The federal government is liable for flooding of some homes during Hurricane Harvey, a U.S. Court of Federal Claims judge ruled yesterday.
The case highlights the Army Corps of Engineers' struggle to respond to increasingly intense and frequent storms.
At issue in this case is damage that occurred to homes upstream of the Addicks and Barker reservoirs in Texas, which are owned and operated by the Army Corps of Engineers and consist of U-shaped embankments meant to prevent downstream flooding in Houston.
When the reservoirs were designed in the 1940s, the government bought some land upstream of the dams to hold water. The Army Corps calculated how much land to buy based on rainfall from intense storms in 1935 that the agency did not expect to occur more than once in the lifetime of the reservoirs. But the dams were designed to hold much more water, with the corps deciding at the time that it was unnecessary and cost-prohibitive to buy all the necessary land that could flood, much of which was used for agriculture at the time.
In later years, the Army Corps decided against finishing outlet canals meant to drain the reservoir due to concerns about flooding downstream, which increased the reservoirs' size. In the 1970s and early 1980s, the areas upstream of the reservoirs began to rapidly urbanize, leading the corps to realize it could eventually have to flood homes upstream from the reservoirs.
When Hurricane Harvey dropped its record 43 inches of rain on the Houston area in August 2017, the Barker and Addicks reservoirs helped prevent an estimated $7 billion in losses downstream, but the resulting flood pools within the reservoirs broke records and went far beyond the federally owned land.
The history of the reservoirs helped convince Senior Judge Charles Lettow, who wrote in his ruling that "the flooding that occurred was the direct result of calculated planning."
"Here, the evidence demonstrates that the corps was aware or should have been aware since the initial construction of the dams and at every point onward, that the flood pools in the Addicks and Barker Reservoirs would at some point (and thereafter) exceed the government-owned land, inundating private properties," he wrote.
The ruling is part of a test case brought by 13 property owners. Lettow's finding means hundreds more upstream property owners who were also flooded during the storm are now eligible to seek certification as a class and ask for damages.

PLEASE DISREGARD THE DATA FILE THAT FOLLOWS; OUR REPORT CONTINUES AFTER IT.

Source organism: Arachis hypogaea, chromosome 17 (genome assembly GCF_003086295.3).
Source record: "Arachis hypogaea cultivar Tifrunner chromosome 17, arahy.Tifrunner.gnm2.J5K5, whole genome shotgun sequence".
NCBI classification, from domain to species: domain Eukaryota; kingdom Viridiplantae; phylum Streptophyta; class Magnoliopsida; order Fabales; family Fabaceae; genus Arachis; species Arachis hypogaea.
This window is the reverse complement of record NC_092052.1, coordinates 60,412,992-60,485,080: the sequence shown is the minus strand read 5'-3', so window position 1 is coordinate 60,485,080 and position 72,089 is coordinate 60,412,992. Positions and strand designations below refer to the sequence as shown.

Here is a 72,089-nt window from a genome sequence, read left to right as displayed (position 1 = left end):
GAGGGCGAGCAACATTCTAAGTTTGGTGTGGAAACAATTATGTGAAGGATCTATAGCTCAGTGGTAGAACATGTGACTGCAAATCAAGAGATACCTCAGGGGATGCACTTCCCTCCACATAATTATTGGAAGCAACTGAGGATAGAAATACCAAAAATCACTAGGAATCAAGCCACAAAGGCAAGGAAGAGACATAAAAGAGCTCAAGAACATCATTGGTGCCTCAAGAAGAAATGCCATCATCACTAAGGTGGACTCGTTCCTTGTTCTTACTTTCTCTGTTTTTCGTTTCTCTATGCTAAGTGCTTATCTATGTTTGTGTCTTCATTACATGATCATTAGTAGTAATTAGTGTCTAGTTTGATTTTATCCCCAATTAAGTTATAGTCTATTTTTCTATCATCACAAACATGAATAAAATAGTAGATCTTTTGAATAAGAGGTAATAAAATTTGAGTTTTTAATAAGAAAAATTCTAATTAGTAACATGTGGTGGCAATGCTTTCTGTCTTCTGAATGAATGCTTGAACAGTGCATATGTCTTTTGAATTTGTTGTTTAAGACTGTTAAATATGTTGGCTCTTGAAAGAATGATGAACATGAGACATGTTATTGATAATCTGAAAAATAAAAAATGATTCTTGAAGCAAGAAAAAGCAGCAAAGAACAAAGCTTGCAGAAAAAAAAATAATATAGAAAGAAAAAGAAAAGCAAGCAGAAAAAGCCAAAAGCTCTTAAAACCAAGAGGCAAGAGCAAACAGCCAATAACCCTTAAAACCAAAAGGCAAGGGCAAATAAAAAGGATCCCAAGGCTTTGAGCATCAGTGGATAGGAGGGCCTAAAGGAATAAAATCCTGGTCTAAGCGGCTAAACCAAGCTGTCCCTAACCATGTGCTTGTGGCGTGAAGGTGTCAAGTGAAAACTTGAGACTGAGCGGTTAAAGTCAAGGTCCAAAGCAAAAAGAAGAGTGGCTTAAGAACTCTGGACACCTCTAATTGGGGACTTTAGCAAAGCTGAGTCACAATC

During a 10-day trial in Houston, which included a court visit to the dams and seven properties, the government argued that it couldn't be held liable for flooding land located in a county that has always been at risk of inundation during storms, and that Hurricane Harvey was a record-breaking event.
But that argument didn't hold water with Lettow.
"That plaintiff's properties may be susceptible to flooding during extreme weather events is of some relevance, but it is independent from the fact that plaintiffs' properties are privately-owned land within a reservoir that only flooded in this case because of the government's construction of the Addicks and Barker Dams," he wrote. "Even if this geographical area is generally susceptible to flooding during extreme weather events, the character of the plaintiffs' land would not be especially susceptible to flooding without the construction of the dams."
The government also argued that its actions had only temporary consequences because the flooding lasted for only a few days. But the court found that was an unreasonable way to measure the risk. Instead, Lettow said, the "time and duration" of the government's actions should be measured by the fact that it has a permanent ability to flood properties upstream of the reservoirs.
Justice Department spokesman Wyn Hornbuckle said the government is reviewing the ruling.
The case could have broad implications for the Army Corps, which owns myriad flood control structures across the country, said Doug Lamont, who previously oversaw project planning and review for the Army Corps and served as the temporary head of the agency during the beginning of the Trump administration.
Lamont, who now works at Washington, D.C.-based consulting firm Dawson & Associates, noted that the Addicks and Barker reservoirs weren't designed to handle such an extreme event as Hurricane Harvey, forcing the Army Corps to choose between flooding upstream or downstream communities.
That kind of choice, he said, could become more common, as much of the federal government's flood control infrastructure was designed more than half a century ago, and climate change is expected to fuel more frequent and powerful storms.
"Typically, in the past, dams and reservoirs were designed based on historical floods," he said. "The quandary we are all in now is, does each extreme event set a new marker relative to new dams that must be raised or infrastructure that must be strengthened?"
Lamont noted that the Army Corps was faced with similar predicaments of when to hold water back and when to release it all along the Mississippi and Missouri rivers last winter and spring as flooding inundated much of the Midwest. While the Army Corps is charged with managing much of the nation's flood control infrastructure, Lamont said it will be up to Congress to empower any necessary reviews or updates.
"We are experiencing more and more extreme weather events with significantly more precipitation," he said. "These systems can easily be overwhelmed by those events."
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